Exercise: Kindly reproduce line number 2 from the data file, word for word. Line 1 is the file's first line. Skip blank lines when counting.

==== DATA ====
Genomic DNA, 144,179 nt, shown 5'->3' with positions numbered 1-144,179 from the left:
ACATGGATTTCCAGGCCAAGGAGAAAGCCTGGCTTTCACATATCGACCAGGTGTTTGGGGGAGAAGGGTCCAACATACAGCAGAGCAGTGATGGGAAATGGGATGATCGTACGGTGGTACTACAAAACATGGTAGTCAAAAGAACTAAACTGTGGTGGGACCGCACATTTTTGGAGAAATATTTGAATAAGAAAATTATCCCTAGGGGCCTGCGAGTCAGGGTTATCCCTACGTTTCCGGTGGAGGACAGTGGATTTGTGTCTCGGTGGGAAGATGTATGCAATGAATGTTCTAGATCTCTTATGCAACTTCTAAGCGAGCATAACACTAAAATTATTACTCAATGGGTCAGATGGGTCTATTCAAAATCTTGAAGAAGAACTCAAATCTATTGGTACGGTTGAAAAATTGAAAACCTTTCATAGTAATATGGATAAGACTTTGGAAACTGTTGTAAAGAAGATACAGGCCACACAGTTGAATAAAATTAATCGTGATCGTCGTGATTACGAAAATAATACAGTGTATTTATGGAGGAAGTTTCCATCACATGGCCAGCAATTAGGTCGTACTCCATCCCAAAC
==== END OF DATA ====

ACATGGATTTCCAGGCCAAGGAGAAAGCCTGGCTTTCACATATCGACCAGGTGTTTGGGGGAGAAGGGTCCAACATACAGCAGAGCAGTGATGGGAAATGGGATGATCGTACGGTGGTACTACAAAACATGGTAGTCAAAAGAACTAAACTGTGGTGGGACCGCACATTTTTGGAGAAATATTTGAATAAGAAAATTATCCCTAGGGGCCTGCGAGTCAGGGTTATCCCTACGTTTCCGGTGGAGGACAGTGGATTTGTGTCTCGGTGGGAAGATGTATGCAATGAATGTTCTAGATCTCTTATGCAACTTCTAAGCGAGCATAACACTAAAATTATTACTCAATGGGTCAGATGGGTCTATTCAAAATCTTGAAGAAGAACTCAAATCTATTGGTACGGTTGAAAAATTGAAAACCTTTCATAGTAATATGGATAAGACTTTGGAAACTGTTGTAAAGAAGATACAGGCCACACAGTTGAATAAAATTAATCGTGATCGTCGTGATTACGAAAATAATACAGTGTATTTATGGAGGAAGTTTCCATCACATGGCCAGCAATTAGGTCGTACTCCATCCCAAAC